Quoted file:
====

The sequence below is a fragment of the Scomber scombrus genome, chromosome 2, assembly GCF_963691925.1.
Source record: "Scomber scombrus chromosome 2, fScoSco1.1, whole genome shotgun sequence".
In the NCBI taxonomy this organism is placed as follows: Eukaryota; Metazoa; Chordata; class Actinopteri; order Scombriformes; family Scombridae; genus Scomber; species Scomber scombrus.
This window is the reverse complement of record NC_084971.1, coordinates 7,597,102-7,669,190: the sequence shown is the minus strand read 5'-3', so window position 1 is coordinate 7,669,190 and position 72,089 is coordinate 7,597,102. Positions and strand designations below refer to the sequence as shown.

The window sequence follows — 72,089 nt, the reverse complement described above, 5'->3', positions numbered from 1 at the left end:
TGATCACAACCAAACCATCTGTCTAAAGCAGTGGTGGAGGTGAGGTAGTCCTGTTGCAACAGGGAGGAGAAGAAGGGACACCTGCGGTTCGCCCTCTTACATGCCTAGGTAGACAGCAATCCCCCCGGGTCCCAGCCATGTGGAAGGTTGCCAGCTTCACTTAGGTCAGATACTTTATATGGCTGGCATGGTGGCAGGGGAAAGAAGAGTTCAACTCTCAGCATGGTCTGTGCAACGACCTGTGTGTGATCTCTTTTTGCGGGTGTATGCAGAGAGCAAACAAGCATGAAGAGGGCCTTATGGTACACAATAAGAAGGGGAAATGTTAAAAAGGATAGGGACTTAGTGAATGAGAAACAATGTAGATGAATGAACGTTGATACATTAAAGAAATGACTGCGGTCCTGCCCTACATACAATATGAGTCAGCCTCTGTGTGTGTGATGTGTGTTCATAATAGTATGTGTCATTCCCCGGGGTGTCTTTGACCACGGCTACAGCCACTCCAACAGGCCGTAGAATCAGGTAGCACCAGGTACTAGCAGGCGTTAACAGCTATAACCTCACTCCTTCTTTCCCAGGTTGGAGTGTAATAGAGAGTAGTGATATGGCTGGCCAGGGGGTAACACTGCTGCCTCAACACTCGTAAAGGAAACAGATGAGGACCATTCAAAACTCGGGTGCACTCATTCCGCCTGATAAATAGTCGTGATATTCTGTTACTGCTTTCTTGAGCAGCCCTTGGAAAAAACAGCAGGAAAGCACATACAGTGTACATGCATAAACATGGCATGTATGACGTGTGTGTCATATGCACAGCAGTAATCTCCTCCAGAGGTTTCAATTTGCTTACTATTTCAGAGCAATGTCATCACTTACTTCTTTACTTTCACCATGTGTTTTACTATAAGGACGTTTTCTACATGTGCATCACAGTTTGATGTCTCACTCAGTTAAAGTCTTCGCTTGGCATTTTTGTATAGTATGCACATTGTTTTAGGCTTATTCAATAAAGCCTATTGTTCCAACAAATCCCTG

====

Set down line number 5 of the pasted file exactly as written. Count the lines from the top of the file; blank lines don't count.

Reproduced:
The window sequence follows — 72,089 nt, the reverse complement described above, 5'->3', positions numbered from 1 at the left end: